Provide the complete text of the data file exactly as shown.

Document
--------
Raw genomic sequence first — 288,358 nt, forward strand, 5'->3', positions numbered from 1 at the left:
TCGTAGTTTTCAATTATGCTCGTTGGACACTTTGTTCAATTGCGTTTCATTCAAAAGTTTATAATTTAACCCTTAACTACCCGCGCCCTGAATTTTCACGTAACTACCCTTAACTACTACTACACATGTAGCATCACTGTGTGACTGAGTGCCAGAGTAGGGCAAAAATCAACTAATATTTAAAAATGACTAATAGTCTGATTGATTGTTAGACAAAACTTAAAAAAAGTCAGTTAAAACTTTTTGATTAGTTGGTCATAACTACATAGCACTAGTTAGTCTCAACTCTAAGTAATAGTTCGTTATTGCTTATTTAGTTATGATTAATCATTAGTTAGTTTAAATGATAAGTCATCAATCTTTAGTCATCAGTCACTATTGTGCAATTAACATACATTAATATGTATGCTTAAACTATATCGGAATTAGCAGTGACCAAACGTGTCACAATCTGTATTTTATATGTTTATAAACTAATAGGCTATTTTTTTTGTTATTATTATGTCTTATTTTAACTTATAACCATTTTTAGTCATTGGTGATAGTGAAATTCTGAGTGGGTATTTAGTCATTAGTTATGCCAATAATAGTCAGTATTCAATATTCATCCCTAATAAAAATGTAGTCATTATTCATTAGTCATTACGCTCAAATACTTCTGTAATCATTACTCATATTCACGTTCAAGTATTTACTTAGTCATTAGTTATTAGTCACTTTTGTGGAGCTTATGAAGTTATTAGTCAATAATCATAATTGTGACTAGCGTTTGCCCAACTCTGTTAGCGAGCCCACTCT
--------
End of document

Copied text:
Raw genomic sequence first — 288,358 nt, forward strand, 5'->3', positions numbered from 1 at the left:
TCGTAGTTTTCAATTATGCTCGTTGGACACTTTGTTCAATTGCGTTTCATTCAAAAGTTTATAATTTAACCCTTAACTACCCGCGCCCTGAATTTTCACGTAACTACCCTTAACTACTACTACACATGTAGCATCACTGTGTGACTGAGTGCCAGAGTAGGGCAAAAATCAACTAATATTTAAAAATGACTAATAGTCTGATTGATTGTTAGACAAAACTTAAAAAAAGTCAGTTAAAACTTTTTGATTAGTTGGTCATAACTACATAGCACTAGTTAGTCTCAACTCTAAGTAATAGTTCGTTATTGCTTATTTAGTTATGATTAATCATTAGTTAGTTTAAATGATAAGTCATCAATCTTTAGTCATCAGTCACTATTGTGCAATTAACATACATTAATATGTATGCTTAAACTATATCGGAATTAGCAGTGACCAAACGTGTCACAATCTGTATTTTATATGTTTATAAACTAATAGGCTATTTTTTTTGTTATTATTATGTCTTATTTTAACTTATAACCATTTTTAGTCATTGGTGATAGTGAAATTCTGAGTGGGTATTTAGTCATTAGTTATGCCAATAATAGTCAGTATTCAATATTCATCCCTAATAAAAATGTAGTCATTATTCATTAGTCATTACGCTCAAATACTTCTGTAATCATTACTCATATTCACGTTCAAGTATTTACTTAGTCATTAGTTATTAGTCACTTTTGTGGAGCTTATGAAGTTATTAGTCAATAATCATAATTGTGACTAGCGTTTGCCCAACTCTGTTAGCGAGCCCACTCT